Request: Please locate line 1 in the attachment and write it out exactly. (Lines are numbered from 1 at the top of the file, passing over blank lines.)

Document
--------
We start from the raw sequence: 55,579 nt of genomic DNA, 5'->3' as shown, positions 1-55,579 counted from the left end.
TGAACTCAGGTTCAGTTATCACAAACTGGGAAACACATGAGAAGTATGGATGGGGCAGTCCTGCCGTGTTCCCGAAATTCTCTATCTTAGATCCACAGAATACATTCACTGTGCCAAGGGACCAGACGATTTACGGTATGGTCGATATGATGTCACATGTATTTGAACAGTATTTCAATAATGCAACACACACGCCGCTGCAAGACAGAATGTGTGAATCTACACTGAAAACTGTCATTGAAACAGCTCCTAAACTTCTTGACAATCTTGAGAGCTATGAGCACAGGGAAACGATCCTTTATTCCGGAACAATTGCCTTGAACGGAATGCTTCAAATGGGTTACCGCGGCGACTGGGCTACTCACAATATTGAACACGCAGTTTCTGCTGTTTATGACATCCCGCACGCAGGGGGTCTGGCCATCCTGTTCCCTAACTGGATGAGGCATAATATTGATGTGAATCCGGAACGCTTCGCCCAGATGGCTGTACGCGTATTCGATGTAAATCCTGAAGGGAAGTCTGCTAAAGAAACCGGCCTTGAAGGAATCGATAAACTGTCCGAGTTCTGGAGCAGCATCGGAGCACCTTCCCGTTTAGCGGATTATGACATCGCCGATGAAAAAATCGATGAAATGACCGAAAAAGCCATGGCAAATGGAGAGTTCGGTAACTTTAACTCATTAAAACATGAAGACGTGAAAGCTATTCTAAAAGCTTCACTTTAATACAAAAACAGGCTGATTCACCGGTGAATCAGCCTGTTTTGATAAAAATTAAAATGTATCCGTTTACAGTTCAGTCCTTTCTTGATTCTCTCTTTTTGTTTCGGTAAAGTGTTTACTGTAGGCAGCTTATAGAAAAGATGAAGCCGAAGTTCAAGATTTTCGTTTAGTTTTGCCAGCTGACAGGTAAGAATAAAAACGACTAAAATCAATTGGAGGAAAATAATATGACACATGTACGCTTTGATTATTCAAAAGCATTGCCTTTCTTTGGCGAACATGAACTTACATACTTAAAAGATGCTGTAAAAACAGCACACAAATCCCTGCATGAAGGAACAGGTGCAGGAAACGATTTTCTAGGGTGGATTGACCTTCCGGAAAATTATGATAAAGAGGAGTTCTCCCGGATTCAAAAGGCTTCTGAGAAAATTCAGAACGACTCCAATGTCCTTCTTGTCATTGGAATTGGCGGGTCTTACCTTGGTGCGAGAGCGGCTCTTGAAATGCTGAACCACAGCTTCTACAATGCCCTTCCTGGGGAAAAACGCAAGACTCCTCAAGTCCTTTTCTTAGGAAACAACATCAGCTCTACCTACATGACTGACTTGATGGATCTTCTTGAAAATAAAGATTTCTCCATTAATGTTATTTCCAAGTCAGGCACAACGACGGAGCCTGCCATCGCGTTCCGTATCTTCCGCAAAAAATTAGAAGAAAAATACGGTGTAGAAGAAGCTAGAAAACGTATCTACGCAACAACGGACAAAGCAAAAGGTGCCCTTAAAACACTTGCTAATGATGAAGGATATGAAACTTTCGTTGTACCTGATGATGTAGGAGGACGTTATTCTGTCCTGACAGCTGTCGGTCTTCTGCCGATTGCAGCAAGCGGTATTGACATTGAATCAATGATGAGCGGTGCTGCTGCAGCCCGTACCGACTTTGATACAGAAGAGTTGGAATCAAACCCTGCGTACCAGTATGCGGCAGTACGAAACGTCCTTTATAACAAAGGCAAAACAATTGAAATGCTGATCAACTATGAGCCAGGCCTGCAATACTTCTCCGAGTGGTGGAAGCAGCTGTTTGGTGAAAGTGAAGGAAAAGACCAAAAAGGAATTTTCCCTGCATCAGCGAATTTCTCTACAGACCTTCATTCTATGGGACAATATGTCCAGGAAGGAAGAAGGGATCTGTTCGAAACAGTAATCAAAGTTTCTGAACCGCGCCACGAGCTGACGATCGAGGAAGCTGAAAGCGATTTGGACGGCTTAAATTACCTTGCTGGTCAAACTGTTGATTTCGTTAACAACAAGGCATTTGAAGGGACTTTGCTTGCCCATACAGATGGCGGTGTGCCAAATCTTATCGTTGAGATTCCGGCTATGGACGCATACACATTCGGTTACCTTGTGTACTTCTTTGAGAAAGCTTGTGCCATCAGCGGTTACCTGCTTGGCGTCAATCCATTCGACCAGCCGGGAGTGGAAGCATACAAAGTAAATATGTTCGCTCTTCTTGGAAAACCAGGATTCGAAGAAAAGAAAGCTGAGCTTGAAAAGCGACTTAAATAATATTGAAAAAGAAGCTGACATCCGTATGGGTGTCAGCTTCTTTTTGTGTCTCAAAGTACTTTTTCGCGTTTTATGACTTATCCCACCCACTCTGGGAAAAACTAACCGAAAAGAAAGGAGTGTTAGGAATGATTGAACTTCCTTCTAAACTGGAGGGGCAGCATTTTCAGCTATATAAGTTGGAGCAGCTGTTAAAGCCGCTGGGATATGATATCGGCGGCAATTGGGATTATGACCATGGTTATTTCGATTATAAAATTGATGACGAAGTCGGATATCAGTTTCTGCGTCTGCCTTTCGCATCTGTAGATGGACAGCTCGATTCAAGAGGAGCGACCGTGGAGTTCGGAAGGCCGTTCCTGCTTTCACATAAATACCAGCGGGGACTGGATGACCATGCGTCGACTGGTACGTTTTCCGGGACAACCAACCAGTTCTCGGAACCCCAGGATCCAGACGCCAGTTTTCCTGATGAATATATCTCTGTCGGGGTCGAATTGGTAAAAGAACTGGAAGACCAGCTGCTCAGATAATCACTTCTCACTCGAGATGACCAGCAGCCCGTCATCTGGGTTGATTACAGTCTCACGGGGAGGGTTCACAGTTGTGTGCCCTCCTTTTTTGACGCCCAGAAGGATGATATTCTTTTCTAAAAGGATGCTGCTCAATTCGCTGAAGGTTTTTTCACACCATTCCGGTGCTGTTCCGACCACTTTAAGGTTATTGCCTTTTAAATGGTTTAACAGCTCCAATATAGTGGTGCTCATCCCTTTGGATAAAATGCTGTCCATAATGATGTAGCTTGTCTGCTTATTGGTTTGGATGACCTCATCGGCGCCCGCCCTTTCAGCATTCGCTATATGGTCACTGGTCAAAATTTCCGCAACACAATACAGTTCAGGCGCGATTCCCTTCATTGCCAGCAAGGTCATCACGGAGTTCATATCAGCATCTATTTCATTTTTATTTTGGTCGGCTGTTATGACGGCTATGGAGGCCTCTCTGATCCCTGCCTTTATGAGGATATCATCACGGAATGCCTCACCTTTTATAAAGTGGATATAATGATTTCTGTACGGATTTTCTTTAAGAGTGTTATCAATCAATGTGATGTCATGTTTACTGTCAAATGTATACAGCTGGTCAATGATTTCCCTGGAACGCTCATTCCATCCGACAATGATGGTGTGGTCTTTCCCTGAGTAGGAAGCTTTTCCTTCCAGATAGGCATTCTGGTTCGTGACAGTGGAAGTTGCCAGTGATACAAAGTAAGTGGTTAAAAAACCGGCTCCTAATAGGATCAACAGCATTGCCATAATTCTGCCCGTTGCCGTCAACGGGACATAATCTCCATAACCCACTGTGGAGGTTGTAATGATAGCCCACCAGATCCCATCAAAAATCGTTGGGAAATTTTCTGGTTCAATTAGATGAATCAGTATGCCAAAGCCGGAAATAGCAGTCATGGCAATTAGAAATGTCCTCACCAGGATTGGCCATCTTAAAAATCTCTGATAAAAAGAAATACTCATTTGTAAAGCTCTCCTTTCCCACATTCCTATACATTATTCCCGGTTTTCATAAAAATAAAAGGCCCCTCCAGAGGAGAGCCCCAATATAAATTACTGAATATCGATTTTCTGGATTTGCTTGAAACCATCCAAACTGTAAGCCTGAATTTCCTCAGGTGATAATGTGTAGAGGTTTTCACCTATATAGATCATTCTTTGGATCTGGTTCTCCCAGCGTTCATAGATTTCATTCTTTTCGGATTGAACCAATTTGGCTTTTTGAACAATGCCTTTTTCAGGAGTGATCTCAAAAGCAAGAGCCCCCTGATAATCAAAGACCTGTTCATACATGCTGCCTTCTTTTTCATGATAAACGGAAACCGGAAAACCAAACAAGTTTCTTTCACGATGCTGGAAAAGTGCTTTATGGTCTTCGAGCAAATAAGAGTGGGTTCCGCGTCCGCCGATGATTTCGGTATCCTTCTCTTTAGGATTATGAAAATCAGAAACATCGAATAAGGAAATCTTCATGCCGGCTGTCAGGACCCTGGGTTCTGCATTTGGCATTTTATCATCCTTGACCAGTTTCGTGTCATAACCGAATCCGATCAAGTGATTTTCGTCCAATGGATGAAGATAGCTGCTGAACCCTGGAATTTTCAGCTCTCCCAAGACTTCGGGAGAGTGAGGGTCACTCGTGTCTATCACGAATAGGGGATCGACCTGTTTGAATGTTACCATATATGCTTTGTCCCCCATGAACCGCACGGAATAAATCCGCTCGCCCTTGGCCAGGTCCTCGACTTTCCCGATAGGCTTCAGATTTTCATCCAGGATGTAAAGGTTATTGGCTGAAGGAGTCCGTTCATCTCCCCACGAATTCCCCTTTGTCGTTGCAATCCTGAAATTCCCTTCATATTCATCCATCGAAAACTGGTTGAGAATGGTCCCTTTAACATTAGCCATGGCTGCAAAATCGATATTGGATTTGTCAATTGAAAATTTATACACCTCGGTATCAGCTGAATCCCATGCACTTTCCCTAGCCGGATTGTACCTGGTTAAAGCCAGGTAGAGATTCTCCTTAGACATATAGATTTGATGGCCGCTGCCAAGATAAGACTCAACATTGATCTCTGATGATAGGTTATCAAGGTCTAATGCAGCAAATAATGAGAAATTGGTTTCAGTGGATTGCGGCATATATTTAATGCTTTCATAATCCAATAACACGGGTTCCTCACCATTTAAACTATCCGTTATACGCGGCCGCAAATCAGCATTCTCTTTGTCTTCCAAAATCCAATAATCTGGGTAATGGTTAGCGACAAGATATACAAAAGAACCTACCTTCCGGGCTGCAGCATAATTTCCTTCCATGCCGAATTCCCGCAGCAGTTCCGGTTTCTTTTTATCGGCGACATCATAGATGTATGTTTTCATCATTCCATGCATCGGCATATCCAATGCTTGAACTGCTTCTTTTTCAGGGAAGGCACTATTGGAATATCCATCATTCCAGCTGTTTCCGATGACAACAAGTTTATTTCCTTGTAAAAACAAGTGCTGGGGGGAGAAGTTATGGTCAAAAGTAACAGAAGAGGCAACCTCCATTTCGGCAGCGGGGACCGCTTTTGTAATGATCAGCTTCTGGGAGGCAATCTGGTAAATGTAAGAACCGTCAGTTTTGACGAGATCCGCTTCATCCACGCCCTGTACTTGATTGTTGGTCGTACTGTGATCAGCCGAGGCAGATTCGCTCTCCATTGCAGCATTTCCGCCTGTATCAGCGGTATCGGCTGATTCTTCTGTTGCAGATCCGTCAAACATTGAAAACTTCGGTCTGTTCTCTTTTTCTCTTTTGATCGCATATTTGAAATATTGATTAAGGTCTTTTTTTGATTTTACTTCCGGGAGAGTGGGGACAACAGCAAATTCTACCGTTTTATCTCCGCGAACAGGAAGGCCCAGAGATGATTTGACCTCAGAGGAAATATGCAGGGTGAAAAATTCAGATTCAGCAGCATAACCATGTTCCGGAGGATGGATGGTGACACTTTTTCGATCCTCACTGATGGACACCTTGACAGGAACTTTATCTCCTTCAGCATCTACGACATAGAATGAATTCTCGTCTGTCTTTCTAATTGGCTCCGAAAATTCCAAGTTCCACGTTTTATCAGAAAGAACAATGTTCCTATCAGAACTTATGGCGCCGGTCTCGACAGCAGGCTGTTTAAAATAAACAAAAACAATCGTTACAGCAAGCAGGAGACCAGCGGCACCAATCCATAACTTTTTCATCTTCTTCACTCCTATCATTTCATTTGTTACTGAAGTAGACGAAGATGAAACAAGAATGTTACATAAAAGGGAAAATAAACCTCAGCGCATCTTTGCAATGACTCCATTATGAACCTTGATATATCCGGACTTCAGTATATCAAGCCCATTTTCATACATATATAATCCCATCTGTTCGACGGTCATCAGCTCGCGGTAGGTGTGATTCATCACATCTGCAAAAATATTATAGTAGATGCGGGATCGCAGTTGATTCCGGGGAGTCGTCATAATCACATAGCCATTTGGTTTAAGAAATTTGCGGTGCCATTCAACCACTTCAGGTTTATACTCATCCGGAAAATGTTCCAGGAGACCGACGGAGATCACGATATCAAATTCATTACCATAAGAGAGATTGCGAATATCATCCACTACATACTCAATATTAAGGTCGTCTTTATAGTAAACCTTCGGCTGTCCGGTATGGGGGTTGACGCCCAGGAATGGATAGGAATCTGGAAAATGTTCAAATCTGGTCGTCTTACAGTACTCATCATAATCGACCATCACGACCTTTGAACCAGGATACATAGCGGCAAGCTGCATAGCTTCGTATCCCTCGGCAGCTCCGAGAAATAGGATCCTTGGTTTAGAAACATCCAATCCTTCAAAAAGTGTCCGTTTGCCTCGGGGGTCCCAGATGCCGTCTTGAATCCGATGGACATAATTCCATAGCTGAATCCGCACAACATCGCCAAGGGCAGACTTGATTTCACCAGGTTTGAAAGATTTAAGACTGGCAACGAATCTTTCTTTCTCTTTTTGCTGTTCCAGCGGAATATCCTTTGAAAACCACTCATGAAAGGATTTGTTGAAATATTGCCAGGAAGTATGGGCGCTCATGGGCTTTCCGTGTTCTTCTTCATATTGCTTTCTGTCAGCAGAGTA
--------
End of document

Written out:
We start from the raw sequence: 55,579 nt of genomic DNA, 5'->3' as shown, positions 1-55,579 counted from the left end.